Zeppelins over Essex

PUBLISHED: 10:08 07 May 2020 | UPDATED: 15:18 07 May 2020

EXG SEP 16 zeppelins

EXG SEP 16 zeppelins


September marks the 100th anniversary of the shooting down of Zeppelin L32 over the skies of Essex – a moment which provided a beacon of hope in a time when it seemed that there was no defence to the German air attacks terrorising Britain.

Most people think of the Blitz as the German bombing of British towns and cities during World War II, so it is hard today to imagine the psychological terror that the very earliest German Zeppelin raids had on the civilian population during World War I. A generation before the Blitz, Zeppelins brought terror from the skies to a population that had not before seen war arrive on the ‘home front’. This was a threat so deadly and one to which there appeared no defence until, 100 years ago this month, Zeppelin L32 was shot down in the skies over Essex.

In the early hours of Sunday, September 24, 1916, four German Zeppelins flew high over the skies of eastern England, targeting their bombs on London. British fighters had had only one success in the night skies against the German airships, earlier that month over Hertfordshire. The BE2 bi-plane fighters flying from Sutton’s Farm airfield (later RAF Hornchurch) knew that the odds on shooting down the mighty airship were slim.

When war came in 1914, civilians in Britain had been largely unaffected by war, but Zeppelin raids from 1915 onwards would dramatically change that. With the military situation on the Western Front in 1915 at a stalemate, the German High Command decided to deploy their Zeppelins against British towns and cities. Maldon, Southend, Heybridge and Harwich were all bombed and by 1918, 835 civilians would be killed in Zeppelin raids.

EXG SEP 16 zeppelinsEXG SEP 16 zeppelins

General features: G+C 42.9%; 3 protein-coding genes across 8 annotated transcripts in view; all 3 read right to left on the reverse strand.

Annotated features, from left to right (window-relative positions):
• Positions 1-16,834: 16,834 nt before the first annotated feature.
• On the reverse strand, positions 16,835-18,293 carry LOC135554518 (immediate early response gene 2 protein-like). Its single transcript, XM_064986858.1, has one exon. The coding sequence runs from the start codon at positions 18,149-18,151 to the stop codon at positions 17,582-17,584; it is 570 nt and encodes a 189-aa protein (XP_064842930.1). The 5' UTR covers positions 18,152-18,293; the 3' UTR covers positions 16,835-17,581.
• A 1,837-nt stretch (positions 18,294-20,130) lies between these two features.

The press dubbed the airships ‘baby-killers’ and the Zeppelins were truly weapons of terror for a population unaccustomed to the horrors of war. Raids caused considerable fear within the county. Essex Police was rigorous in enforcing the blackout and local shops were quick to advertise ‘Anti-Zepp’ blinds for protection.

L32 was a new Zeppelin launched in August 1916. That night it navigated over the coast at Dungeness, using the Thames as a guide. However, it ran into searchlights and heavy anti-aircraft fire which damaged the engines and its captain decided to return to base, discarding his bombs near Purfleet. The silhouette of the massive airship trapped by the beams was seen by one of the RFC fighters on patrol, piloted by 23-year-old Lieutenant Fredrick Sowery. He banked east and flew towards the airship. His plane was armed with new incendiary ammunition but by the time he arrived over the Thames, the Zeppelin had evaded the searchlights and disappeared.

At 12.45am, Sowery spotted the Zeppelin heading towards the coast and he climbed to close in on his target. He tried three times to shoot down the airship, finally succeeding with his last pass. He later described a small crimson patch appearing, which suddenly burst into flames. Within moments the whole airship was ablaze. Sowery returned to Sutton’s Farm having become only the second British airman to shoot down a Zeppelin.